Captain Dave's Red Boat

I got further than this then packed it in so the couple on their 25th anniversary weren't bothered.

Thinking back to this trip it amazes me how my process erodes so quickly.  After initial frustration of not painting, I found it difficult to pick out a motif from the huge variety presented.  I felt rushed, not relaxed.  Then I started to doubt my ability to deal with them and confidence waned.  Then I became somewhat indifferent.  Of course I had excuses - my wife was with me, the sun didn't shine, it rained, was too cool, too hot......  Then I found I had a great deal of difficulty once I did get started.  Fortunately it is like running.  You get back to where you were a lot faster than a beginner.  So just keep on painting and relax.

Thursday, May 5, 2011

Catching Robert Genn

I got up at 6 this morning.  It came to me that Robert Genn was already at his easel in British Columbia.  And he is behind us by 3 hours.  Drats!  Further behind.

Robert is famous for his advice to "go to your room" and paint as the best way to evolve as a painter on the way to the rarified air of becoming an artist.  Of course he also means to seek out various concepts as you do this mileage on the canvas.  That way you can measure progress.  Very important.

This approach is horizontally opposed to a steely focus on selling your work.  Not that sales are bad, but the effort takes you away from your evolution and often results in selling inferior work that doesn't evolve.  I know some who sell near full time and paint little.  But as my mentor said "people will buy all kinds of crap".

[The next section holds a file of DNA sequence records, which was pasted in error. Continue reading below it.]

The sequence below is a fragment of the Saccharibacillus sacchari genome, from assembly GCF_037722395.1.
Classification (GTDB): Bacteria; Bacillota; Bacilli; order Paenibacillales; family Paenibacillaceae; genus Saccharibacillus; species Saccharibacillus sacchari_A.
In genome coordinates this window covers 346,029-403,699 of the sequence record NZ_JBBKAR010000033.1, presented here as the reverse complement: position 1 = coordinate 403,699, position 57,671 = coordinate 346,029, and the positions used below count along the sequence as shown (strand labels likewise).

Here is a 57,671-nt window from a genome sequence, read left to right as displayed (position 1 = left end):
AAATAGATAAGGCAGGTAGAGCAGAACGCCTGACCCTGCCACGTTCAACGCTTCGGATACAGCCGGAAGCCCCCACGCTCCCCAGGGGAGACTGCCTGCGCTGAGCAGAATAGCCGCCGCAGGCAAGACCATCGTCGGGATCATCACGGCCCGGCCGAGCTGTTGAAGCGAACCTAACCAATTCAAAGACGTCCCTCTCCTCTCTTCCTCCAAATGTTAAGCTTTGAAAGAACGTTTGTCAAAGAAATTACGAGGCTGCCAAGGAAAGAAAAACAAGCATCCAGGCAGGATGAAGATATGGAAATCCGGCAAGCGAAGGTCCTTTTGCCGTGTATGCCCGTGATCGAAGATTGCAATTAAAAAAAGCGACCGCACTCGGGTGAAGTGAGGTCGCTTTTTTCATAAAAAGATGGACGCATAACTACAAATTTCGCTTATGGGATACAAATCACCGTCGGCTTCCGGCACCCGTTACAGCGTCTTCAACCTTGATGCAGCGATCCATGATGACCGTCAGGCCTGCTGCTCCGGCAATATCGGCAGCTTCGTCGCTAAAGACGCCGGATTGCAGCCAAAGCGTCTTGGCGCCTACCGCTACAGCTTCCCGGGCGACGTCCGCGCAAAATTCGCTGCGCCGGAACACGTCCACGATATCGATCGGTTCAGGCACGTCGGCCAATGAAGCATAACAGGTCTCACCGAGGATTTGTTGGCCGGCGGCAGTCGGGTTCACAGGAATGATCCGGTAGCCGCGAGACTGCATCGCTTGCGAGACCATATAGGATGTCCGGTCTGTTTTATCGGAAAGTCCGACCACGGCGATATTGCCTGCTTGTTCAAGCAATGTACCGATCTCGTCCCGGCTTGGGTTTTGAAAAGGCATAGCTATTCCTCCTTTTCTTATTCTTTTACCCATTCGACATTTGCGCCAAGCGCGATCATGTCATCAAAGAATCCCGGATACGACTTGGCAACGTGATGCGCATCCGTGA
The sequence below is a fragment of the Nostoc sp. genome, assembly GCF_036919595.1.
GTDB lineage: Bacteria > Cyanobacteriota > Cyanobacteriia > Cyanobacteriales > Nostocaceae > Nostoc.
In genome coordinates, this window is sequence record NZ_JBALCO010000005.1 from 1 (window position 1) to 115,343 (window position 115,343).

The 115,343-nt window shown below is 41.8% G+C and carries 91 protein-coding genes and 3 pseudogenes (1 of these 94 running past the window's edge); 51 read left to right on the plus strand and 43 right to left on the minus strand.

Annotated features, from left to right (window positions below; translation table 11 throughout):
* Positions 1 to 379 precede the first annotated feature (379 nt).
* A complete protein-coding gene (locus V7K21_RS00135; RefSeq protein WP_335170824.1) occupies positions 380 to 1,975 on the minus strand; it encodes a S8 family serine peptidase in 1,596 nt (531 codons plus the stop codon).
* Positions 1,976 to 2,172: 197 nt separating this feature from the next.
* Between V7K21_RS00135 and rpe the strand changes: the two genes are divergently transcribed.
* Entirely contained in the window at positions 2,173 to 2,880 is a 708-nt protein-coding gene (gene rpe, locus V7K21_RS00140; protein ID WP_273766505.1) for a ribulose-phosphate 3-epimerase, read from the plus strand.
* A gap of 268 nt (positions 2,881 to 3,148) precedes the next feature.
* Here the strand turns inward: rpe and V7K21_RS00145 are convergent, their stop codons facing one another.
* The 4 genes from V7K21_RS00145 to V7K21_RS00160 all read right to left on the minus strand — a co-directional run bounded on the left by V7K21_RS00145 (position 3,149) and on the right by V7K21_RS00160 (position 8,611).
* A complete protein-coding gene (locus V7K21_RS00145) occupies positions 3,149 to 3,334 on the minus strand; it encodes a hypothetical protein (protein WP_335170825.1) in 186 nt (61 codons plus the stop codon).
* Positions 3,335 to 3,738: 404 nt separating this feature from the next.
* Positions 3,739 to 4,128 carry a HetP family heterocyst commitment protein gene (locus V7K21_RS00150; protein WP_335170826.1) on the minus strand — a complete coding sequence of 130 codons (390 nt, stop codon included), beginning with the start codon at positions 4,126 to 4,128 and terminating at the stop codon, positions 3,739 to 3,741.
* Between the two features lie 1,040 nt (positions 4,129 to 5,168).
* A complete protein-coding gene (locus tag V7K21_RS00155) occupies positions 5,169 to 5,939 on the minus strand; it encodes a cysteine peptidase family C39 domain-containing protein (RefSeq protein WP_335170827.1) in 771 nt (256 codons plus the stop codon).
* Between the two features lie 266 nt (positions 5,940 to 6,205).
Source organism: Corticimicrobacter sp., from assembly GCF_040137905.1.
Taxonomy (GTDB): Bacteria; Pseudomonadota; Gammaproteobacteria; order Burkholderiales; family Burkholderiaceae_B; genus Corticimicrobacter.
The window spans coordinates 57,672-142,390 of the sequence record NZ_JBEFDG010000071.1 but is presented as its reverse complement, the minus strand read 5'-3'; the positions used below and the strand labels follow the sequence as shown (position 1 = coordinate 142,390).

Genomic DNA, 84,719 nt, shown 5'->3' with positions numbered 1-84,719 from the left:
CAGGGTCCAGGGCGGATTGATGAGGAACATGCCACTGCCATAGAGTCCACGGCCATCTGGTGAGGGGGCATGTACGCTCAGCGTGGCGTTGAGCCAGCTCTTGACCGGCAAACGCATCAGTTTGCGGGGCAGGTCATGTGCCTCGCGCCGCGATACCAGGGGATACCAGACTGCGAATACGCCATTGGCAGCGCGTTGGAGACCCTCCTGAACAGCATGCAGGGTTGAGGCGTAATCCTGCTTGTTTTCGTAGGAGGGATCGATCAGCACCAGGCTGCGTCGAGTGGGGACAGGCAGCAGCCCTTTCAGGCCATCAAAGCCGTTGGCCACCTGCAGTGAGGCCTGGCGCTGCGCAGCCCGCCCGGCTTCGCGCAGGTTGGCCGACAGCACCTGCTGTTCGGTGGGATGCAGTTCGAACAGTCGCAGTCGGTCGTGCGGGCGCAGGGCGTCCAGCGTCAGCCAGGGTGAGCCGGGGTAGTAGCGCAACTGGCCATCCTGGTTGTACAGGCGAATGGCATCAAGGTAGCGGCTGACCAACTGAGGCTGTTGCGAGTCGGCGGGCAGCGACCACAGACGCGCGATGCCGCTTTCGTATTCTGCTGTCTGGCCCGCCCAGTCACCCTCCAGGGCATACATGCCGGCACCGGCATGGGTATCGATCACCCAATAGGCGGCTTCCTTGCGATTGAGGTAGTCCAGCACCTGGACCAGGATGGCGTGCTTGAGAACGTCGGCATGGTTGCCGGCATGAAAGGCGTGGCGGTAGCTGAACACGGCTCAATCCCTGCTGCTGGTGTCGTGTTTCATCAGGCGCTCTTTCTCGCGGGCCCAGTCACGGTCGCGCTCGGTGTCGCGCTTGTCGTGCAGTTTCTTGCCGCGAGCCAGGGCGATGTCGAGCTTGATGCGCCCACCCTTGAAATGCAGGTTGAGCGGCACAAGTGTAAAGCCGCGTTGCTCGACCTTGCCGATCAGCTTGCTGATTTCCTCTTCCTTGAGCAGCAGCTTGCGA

So how to catch Genn?  Well he is older than me.  The other part is to spend more time at the easel.  Hard to do when he already averages several hors a day more than me.  Ok,  I'll have to sleep less and ignore my wife, family and friends more.  I'm leaving for New York City in a few minutes.  15 canvases and a few clothes.  Plan is to paint each day.  

Here is the latest image from my Glen Williams series.

Past Closing Time, 12x16, Oil on Canvas

There are a few experiments associated with this painting.  I'll explain when I get home.  Meanwhile I'll try to blog on the road.

Sunday, May 1, 2011


As you know, I believe that a series is a great development tool.  Not as good as "go to your room" as Rober Genn suggests, but a variation on the same.  After an exile to pure landcsape aimed at taking me deeper, man made objects seemed to creep in a couple of years ago while in Tuscany.  First fence posts, then farm houses, towers, churches......  A self portrait show at the RedEye Studio Gallery takes this journey all the way.  RedEye Studio Gallery

While waiting for the stick and mud season to end I have returned to Glen Williams to do a series featuring the structures in the Glen.  My concept is to design the pieces while exploring the planes that form the volumes and to make them alive rather than static.  The "blown down" experience just makes the series have a life of its own.

Town Hall Cluster

You get a glimpse of what I was working from and the beginnings of the design in paint.  First I did a small thumbnail to consider shapes, values, light, colour (notes to myself) and the potential for interest.

Here is some progress.

Sun Condition Pinned In Place

You can see some of the planes here and which ones are activated and where the design changed the image before me.  The sun kept changing so I pinned down my preferences and kept blocking in the shapes to get them to close to the same level of completion.

Start From Here

At this stage I have enough to complete it in the studio.  It would have been nice to get it further along but..........

I leave in a couple of days for New York City and some New England coast painting.  I'll show more of this series when I return.  In the interim I will try to post on the fly.